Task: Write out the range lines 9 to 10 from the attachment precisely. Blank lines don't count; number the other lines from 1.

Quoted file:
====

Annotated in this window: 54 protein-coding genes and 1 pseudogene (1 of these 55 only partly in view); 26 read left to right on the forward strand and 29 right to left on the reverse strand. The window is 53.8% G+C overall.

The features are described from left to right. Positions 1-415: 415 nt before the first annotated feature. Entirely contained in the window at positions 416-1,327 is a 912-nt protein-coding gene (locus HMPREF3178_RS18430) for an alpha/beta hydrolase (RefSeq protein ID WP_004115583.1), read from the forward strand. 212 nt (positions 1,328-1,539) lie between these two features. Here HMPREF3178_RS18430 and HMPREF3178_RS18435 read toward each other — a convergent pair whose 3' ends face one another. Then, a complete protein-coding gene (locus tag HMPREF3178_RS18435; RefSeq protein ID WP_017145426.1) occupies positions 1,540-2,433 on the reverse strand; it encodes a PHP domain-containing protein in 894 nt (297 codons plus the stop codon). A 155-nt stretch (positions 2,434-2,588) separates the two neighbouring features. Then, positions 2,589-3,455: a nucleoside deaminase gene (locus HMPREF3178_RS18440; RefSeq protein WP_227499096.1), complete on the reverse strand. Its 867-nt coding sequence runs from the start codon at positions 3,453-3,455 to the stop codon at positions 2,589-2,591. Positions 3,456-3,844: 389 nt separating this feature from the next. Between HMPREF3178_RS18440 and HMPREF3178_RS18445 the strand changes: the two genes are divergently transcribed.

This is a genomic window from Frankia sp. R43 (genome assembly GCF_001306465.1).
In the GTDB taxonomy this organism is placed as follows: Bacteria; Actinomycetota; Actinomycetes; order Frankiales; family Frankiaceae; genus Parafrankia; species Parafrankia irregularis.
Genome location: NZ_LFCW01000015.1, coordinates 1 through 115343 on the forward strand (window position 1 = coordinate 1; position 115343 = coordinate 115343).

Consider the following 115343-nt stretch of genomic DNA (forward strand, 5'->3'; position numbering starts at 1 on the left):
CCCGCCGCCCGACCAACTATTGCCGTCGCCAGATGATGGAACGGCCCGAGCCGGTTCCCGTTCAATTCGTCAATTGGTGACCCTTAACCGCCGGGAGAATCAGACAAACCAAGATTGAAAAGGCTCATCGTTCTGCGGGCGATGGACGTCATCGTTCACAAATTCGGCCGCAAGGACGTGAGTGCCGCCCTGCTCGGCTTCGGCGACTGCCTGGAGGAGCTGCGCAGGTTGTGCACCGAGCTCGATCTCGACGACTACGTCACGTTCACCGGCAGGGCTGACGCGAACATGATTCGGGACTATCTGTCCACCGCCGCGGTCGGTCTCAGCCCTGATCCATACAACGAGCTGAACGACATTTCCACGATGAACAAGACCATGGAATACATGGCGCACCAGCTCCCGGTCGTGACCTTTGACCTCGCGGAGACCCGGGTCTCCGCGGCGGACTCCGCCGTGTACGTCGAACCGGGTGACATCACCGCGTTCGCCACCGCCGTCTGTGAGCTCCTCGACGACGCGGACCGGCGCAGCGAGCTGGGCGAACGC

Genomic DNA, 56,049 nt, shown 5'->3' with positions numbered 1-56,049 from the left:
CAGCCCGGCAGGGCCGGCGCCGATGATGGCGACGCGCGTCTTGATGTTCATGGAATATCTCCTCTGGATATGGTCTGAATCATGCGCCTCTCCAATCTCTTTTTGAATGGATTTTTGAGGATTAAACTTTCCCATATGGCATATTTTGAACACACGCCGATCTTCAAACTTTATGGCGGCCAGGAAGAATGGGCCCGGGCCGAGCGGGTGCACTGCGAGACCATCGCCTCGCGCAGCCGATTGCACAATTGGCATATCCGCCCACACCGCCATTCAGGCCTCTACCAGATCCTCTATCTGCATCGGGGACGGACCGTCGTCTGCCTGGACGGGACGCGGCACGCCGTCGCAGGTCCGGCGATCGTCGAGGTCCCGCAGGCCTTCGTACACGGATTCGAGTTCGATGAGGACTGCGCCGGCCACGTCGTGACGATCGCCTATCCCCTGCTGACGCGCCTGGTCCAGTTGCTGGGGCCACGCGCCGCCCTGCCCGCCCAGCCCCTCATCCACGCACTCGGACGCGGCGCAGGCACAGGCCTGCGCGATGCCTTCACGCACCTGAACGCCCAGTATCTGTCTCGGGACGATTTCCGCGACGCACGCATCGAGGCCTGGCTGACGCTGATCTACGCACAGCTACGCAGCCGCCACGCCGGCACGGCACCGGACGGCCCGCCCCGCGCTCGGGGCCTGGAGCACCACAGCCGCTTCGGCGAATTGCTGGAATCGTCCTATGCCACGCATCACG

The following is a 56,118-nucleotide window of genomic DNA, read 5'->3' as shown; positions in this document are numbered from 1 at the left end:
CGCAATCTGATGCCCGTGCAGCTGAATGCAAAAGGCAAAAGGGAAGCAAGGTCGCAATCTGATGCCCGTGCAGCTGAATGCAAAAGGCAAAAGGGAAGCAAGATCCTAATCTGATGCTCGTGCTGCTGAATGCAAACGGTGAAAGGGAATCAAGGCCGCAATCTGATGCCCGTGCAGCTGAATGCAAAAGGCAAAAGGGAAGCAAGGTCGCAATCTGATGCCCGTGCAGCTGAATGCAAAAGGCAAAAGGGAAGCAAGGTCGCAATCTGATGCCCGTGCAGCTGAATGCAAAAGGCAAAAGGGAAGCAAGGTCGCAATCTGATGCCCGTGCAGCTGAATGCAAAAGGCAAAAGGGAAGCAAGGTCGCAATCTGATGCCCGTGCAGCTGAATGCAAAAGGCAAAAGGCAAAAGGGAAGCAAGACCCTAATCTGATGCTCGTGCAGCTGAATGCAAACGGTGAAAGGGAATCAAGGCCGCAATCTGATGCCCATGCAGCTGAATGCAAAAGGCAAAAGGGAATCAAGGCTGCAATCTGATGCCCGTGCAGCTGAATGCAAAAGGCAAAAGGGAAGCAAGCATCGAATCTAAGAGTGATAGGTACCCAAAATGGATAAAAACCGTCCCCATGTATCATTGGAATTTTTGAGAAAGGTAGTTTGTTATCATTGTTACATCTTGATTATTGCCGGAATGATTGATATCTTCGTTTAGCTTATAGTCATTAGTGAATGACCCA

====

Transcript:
CAGCCCGGCAGGGCCGGCGCCGATGATGGCGACGCGCGTCTTGATGTTCATGGAATATCTCCTCTGGATATGGTCTGAATCATGCGCCTCTCCAATCTCTTTTTGAATGGATTTTTGAGGATTAAACTTTCCCATATGGCATATTTTGAACACACGCCGATCTTCAAACTTTATGGCGGCCAGGAAGAATGGGCCCGGGCCGAGCGGGTGCACTGCGAGACCATCGCCTCGCGCAGCCGATTGCACAATTGGCATATCCGCCCACACCGCCATTCAGGCCTCTACCAGATCCTCTATCTGCATCGGGGACGGACCGTCGTCTGCCTGGACGGGACGCGGCACGCCGTCGCAGGTCCGGCGATCGTCGAGGTCCCGCAGGCCTTCGTACACGGATTCGAGTTCGATGAGGACTGCGCCGGCCACGTCGTGACGATCGCCTATCCCCTGCTGACGCGCCTGGTCCAGTTGCTGGGGCCACGCGCCGCCCTGCCCGCCCAGCCCCTCATCCACGCACTCGGACGCGGCGCAGGCACAGGCCTGCGCGATGCCTTCACGCACCTGAACGCCCAGTATCTGTCTCGGGACGATTTCCGCGACGCACGCATCGAGGCCTGGCTGACGCTGATCTACGCACAGCTACGCAGCCGCCACGCCGGCACGGCACCGGACGGCCCGCCCCGCGCTCGGGGCCTGGAGCACCACAGCCGCTTCGGCGAATTGCTGGAATCGTCCTATGCCACGCATCACG

The following is a 56,118-nucleotide window of genomic DNA, read 5'->3' as shown; positions in this document are numbered from 1 at the left end: